The Allostatic Load (AL) score was constructed using 9 biological markers. The following biomarkers and indicators were used:

  • Systolic and diastolic blood pressure (mm Hg) as indicators of cardiovascular activity (4)(6)(7).
  • IL-6 (>5pg/ml) and CRP (μg/mL) as indicators of inflammation (6)(8)(9).
  • Glucose (mMol/L) as an indicator of metabolism (10).
  • Waist-hip ratio and BMI (kg/m2) as indicators of adipose tissue deposition and metabolism (4)(7)(11).
  • Cholesterol/HDL ratio and HDL (/L), related to the development of arteriosclerosis (6)(12).

This approach for constructing AL was derived from Seeman et al. (2008) (6).

The SPSS syntax for constructing the AL variable can be obtained here.

Availability of information per wave


Systolic BloodpressureMeMeMeMeMeMeMeMeMeMe
Diastolic BloodpressureMeMeMeMeMeMeMeMeMeMe

C-reactive protein


BMI from height and weight measuresMeMeMeMeMeMeMeMeMeMe
Waist hip ratio

HDL cholesterol

Total cholesterol


¹ More information about the LASA data collection waves is available here.

*  2B=baseline second cohort;
3B=baseline third cohort;
MB=migrants: baseline first cohort;
I, J, K=to be developed

Me=data collected in medical interview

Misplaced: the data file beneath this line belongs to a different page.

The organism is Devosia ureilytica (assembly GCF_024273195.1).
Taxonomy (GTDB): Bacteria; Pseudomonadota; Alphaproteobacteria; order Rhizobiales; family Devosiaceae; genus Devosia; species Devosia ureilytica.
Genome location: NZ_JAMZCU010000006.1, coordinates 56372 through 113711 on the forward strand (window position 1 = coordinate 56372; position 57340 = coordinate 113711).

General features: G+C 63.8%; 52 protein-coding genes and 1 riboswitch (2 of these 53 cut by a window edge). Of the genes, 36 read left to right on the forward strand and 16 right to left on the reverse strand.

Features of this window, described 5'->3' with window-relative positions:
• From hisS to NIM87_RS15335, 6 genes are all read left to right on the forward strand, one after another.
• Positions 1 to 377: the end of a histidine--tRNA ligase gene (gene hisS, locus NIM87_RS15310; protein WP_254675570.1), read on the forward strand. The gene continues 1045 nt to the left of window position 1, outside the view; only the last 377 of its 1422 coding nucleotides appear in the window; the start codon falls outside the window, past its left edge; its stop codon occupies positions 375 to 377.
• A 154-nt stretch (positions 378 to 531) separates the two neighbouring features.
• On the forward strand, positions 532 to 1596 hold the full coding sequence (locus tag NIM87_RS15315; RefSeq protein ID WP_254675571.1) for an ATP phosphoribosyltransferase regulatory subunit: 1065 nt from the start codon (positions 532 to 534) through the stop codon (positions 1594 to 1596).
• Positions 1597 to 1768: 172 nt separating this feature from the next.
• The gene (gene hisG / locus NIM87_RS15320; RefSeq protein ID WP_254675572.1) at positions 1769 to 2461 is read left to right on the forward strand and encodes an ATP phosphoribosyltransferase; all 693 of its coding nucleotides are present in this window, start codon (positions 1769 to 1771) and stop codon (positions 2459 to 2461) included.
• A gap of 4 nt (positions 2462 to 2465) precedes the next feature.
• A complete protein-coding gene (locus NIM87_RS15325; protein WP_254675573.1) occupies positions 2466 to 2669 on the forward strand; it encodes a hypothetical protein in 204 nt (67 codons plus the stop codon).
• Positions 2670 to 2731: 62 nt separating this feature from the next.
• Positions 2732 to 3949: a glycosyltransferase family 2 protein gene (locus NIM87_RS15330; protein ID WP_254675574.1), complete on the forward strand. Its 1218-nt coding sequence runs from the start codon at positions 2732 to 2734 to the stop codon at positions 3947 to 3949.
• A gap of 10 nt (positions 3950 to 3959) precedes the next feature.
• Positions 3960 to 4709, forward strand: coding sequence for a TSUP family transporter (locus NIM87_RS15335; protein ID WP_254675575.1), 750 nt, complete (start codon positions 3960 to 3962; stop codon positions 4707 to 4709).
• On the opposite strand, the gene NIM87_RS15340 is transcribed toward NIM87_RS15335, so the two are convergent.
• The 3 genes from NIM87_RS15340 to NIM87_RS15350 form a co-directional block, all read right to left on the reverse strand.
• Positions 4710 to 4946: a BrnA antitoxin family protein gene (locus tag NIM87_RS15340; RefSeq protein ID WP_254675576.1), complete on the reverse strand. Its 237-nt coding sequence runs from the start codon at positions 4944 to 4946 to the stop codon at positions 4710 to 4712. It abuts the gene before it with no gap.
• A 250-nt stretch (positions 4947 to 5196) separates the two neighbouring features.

Note: For more elaborate information on each of these indicators separately, we refer to the respective documentation pages.

Previous use in LASA

Allostatic load was constructed in LASA and investigated for a bachelor thesis (D. Namiotko, 2012), covering the link between socioeconomic status and chronic disease and the potential mediating role of Allostatic load in this association. Results demonstrated that there was no statistical evidence of an association of Allostatic load with the number of chronic diseases in cross-sectional analyses (1995/96) and of Allostatic load with the number of chronic diseases during follow-up measurements. There was no statistical evidence for an association of education level with Allostatic load in multivariate models, but respondents with a medium level of income had higher Allostatic load scores than participants with high income levels (but no statistical difference between low income groups and high income groups in Allostatic load was observed).